Salil Shetty

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Salil Shetty
Salil Shetty at the Global Security Dinner Davos (RS394590) (BBA5303) (cropped).jpg
Shetty in 2017
Born (1961-02-03) 3 February 1961 (age 57)
Bangalore, Karnataka
Nationality Indian
Education St. Joseph's College of Commerce, Indian Institute of Management, London School of Economics,
Employer Amnesty International
Salary 5000$ per month
Title Secretary-General of Amnesty International
Term 21 December 2009
Predecessor Irene Khan
Successor Incumbent

Salil Shetty (born 3 February 1961) is an Indian human rights activist who was the Secretary General of the human rights organization Amnesty International (2010–2018) till 31st July 2018. Previously, he was the director of the United Nations Millennium Campaign. Before joining the UN, he served as the Chief Executive of ActionAid.[1]

Early life and education[edit]

Shetty grew up in Bangalore. His mother, Hemlatha Shetty, was active in women’s groups and his father, V.T. Rajshekar, was active with the Dalit movement. He received a BCom in Advanced Accounting from St. Joseph's College of Commerce in 1981, an MBA in 1983 from the Indian Institute of Management Ahmedabad, and an MSc in Social Policy and Planning from the London School of Economics in 1991. In 1983, he began working for the Indian IT company Wipro, and served as Chief Executive of ActionAid from 1998 to 2003. He was the director of the United Nations Millennium Campaign from 2003 till 2010.[2]

Amnesty International[edit]

Shetty was appointed as Secretary General of the human rights organization Amnesty International on 21 December 2009 starting work in July 2010. He succeeded Irene Khan in this post.[3] Shetty is paid a salary of £210,000.[4]

He will step down on 31st July 2018 and Kumi Naidoo will take over as Secretary General on 1st August 2018.[5]

Decentralisation controversy[edit]

The decentralisation of Amnesty International's international secretariat, led by Shetty, has caused a serious dispute amongst the organisation's staff. According to an article published by the Guardian on 2 December 2012,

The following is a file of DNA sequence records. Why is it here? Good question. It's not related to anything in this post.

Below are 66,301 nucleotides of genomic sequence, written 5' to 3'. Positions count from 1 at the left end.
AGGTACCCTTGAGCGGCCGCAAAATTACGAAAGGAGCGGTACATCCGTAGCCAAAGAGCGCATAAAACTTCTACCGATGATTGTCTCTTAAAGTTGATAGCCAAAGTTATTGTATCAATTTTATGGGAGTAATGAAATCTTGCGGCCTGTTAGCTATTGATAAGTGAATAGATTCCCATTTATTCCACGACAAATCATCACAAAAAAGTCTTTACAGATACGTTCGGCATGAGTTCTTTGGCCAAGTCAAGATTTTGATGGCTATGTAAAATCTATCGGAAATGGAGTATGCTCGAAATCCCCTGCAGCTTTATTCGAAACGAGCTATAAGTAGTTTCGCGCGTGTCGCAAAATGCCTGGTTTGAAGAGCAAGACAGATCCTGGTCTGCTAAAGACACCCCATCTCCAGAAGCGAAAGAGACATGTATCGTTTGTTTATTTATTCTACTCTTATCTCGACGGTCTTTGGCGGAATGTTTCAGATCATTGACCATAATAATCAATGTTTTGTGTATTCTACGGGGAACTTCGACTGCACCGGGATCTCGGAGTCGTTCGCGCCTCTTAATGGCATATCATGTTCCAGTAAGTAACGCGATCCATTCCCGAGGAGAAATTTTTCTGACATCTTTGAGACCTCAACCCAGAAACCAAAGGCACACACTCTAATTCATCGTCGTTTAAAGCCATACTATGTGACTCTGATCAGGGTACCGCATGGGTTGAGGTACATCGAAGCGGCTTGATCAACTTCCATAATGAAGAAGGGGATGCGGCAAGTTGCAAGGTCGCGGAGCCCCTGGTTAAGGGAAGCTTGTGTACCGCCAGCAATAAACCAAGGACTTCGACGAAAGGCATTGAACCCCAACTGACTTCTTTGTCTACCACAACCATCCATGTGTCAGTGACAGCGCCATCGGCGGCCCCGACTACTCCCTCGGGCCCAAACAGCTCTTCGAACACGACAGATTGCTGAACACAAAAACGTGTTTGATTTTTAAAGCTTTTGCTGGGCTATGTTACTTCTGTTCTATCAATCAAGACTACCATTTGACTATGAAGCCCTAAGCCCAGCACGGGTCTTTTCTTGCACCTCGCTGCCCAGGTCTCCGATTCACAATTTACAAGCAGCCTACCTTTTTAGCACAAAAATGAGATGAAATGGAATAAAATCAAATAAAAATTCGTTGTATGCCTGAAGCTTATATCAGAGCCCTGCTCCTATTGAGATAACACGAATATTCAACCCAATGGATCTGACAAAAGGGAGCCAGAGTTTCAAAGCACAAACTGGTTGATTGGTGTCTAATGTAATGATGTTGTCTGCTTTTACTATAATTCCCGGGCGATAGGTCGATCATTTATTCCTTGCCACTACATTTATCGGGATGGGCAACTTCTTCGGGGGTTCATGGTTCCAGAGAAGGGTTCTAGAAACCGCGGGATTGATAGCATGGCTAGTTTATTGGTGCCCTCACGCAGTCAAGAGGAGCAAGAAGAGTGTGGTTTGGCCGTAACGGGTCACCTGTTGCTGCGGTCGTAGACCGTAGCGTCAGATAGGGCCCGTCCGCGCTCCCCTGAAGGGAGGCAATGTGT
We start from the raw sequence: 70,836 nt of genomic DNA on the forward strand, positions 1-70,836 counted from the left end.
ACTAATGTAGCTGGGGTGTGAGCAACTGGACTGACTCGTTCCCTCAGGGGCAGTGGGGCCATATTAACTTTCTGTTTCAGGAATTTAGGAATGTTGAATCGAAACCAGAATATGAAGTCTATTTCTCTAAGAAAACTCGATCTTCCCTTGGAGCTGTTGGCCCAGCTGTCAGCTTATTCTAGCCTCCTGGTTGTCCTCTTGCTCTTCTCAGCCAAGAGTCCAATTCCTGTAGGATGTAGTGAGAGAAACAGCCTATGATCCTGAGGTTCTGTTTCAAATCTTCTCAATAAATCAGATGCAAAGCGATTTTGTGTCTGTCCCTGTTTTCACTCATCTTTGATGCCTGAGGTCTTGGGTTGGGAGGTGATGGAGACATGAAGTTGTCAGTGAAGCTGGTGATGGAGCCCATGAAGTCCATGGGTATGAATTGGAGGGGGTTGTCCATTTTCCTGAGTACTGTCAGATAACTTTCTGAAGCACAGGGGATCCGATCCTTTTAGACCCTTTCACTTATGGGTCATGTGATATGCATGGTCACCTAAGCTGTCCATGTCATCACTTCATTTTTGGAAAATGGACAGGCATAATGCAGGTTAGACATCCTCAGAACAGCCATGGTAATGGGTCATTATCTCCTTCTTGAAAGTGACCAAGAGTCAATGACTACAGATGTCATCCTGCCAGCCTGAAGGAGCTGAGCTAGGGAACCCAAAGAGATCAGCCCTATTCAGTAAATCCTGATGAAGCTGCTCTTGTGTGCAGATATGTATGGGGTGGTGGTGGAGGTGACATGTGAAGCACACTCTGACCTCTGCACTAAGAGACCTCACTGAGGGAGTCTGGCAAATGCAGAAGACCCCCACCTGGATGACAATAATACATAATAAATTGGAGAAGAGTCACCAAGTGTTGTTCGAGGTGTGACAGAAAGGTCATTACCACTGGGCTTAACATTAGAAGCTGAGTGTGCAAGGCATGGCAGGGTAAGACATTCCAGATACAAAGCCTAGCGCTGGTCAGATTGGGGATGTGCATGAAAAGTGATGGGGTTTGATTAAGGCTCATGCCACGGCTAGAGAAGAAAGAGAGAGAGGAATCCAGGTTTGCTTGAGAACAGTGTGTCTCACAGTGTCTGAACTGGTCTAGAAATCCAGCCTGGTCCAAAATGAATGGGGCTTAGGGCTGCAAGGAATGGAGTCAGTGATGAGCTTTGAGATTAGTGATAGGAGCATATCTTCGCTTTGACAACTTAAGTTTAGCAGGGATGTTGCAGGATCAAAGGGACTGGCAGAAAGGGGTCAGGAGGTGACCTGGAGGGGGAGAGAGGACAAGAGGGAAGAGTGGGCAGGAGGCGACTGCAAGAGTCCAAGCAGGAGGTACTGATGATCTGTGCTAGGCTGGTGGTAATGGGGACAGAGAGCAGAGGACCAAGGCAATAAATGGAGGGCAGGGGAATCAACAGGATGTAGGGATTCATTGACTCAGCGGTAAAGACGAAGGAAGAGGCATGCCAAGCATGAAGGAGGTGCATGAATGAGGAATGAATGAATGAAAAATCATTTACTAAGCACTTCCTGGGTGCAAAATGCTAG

the core of the dispute lies in the decision, led by the secretary general, Salil Shetty, to take the organisation "closer to the ground", opening 10 new regional "hubs" in hotspots where human rights violations occur. Some of Amnesty's 500 staff in London will be moved abroad, and those affected argue that the shift is under-planned, ill-judged and risks muddying the purpose of the organisation. For them this is not an industrial dispute over job cuts, but a battle for the organisation's soul.[6]

The British newspaper The Observer, where Amnesty International's founder launched the organization in 1961, characterized the situation caused by Shetty's sacking of staff working on core issues such as women's rights and the death penalty: "Amnesty was one of 20th-century Britain's greatest gifts to the world. Now it is a wreck."[7]


  1. ^ "ActionAid CEO moves to major UN campaign against poverty". ActionAid UK. 
  2. ^ Correspondent, Nilima Pathak, (9 January 2010). "Fighting poverty and hunger". 
  3. ^ Manzoor, Sarfraz (14 August 2010). "Salil Shetty: Amnesty International's new voice in the fight against injustice" – via The Guardian. 
  4. ^ Parfitt, Tom (2 December 2012). "Outrage as charity bosses pocket six-figure salaries from generous public donations". Sunday Express. London. Retrieved 15 June 2013. 
  5. ^
  6. ^ Topping, Alexandra (8 June 2015). "Amnesty International staff battle management over restructuring". The Guardian. London. Retrieved 31 January 2016. 
  7. ^ Cohen, Nick. "Amnesty International staff battle management over restructuring". The Observer. Retrieved 15 March 2014. 

External links[edit]

Non-profit organization positions
Preceded by
Irene Khan
Secretary-General of Amnesty International
Succeeded by